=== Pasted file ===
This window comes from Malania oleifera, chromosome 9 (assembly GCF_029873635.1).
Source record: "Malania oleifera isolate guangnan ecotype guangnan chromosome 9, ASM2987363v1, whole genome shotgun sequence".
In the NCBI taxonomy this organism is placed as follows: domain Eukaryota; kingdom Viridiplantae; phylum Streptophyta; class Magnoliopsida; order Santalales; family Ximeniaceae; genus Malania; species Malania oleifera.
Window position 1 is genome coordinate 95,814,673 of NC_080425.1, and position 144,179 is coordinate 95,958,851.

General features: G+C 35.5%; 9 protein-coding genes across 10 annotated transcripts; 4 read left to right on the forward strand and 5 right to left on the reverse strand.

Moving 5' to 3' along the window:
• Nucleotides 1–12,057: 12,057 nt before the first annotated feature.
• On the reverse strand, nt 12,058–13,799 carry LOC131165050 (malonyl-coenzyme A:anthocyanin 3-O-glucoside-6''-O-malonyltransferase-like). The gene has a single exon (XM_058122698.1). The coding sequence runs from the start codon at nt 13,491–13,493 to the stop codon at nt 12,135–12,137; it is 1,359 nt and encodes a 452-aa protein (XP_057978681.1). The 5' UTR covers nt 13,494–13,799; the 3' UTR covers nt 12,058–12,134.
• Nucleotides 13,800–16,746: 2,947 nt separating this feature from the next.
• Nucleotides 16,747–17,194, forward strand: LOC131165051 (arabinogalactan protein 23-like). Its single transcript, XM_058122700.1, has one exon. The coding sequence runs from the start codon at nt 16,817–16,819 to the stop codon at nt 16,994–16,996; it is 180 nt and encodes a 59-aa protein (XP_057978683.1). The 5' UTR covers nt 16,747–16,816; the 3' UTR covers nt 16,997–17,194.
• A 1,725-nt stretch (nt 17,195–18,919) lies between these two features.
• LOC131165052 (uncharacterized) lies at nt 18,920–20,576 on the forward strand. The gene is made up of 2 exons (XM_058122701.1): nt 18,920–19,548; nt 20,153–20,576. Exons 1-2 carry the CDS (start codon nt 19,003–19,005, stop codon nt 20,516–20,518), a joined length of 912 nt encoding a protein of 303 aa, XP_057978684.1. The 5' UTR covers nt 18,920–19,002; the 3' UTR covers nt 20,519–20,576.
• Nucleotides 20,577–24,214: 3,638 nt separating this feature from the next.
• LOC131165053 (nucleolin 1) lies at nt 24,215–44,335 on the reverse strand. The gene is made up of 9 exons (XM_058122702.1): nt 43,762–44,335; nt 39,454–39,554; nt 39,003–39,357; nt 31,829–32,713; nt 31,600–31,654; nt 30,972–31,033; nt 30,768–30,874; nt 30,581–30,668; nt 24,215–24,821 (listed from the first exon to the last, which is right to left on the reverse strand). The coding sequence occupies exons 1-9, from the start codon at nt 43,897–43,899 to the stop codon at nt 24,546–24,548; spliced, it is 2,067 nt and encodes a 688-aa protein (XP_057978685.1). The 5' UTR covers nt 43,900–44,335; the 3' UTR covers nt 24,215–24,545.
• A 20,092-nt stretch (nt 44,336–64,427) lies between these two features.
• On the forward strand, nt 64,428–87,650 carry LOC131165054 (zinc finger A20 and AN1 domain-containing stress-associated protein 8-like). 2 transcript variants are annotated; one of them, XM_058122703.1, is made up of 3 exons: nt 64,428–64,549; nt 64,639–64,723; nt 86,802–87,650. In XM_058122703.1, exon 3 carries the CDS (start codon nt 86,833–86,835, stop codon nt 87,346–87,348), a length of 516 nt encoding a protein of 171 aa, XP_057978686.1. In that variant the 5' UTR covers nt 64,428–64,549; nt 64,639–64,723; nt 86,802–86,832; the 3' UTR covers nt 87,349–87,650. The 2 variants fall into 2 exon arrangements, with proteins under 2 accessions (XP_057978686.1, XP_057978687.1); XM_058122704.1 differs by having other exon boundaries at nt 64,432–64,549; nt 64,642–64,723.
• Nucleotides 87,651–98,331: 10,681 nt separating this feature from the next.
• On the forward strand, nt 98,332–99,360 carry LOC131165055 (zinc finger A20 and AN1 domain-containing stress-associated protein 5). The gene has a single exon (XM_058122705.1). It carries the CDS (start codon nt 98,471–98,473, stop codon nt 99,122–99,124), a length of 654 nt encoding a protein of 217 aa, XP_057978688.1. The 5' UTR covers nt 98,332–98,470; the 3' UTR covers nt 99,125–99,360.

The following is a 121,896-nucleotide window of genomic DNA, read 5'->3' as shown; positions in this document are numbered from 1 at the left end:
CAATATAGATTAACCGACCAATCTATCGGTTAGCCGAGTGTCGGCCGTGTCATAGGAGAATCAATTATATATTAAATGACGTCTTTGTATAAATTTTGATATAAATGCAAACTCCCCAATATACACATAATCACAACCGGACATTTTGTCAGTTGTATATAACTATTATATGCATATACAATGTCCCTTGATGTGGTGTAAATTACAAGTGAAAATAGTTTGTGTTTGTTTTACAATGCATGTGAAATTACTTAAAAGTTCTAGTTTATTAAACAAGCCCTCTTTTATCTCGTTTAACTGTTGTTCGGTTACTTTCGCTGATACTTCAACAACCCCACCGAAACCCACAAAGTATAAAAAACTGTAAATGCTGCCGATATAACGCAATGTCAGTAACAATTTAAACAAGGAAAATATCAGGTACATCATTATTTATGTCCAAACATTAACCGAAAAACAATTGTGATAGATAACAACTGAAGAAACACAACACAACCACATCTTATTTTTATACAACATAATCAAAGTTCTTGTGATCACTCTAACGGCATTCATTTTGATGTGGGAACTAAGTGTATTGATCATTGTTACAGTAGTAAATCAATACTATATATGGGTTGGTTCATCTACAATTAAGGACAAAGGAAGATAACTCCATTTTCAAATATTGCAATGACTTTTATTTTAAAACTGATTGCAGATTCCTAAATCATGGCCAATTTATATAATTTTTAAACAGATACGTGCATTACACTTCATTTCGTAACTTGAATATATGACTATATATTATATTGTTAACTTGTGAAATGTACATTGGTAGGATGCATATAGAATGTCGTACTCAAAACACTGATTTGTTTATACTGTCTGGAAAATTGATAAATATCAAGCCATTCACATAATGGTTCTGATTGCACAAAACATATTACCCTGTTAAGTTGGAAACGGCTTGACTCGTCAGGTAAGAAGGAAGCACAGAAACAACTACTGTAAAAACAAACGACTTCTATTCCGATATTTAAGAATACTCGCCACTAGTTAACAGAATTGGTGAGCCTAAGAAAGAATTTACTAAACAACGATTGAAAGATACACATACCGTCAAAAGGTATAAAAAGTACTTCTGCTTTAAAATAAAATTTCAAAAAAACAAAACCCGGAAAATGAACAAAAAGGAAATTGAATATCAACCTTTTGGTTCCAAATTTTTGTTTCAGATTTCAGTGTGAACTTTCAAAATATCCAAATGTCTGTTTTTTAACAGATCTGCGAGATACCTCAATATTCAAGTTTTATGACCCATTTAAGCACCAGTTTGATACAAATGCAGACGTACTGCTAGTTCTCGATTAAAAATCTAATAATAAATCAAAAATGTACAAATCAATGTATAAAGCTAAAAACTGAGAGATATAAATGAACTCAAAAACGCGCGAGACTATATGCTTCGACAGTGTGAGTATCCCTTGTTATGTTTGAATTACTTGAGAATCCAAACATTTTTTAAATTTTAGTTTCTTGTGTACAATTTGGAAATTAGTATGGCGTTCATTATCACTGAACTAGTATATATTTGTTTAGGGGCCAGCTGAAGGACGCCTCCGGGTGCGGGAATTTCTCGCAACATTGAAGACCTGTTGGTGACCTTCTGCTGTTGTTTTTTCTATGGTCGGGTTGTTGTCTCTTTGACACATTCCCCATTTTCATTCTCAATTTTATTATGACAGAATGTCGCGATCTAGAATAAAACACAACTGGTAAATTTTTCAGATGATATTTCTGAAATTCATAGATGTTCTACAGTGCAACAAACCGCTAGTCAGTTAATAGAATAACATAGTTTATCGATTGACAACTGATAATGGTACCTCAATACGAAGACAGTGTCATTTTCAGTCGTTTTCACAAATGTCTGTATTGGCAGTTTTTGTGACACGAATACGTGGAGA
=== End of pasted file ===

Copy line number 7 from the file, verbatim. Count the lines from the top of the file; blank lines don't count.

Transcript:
• Nucleotides 1–12,057: 12,057 nt before the first annotated feature.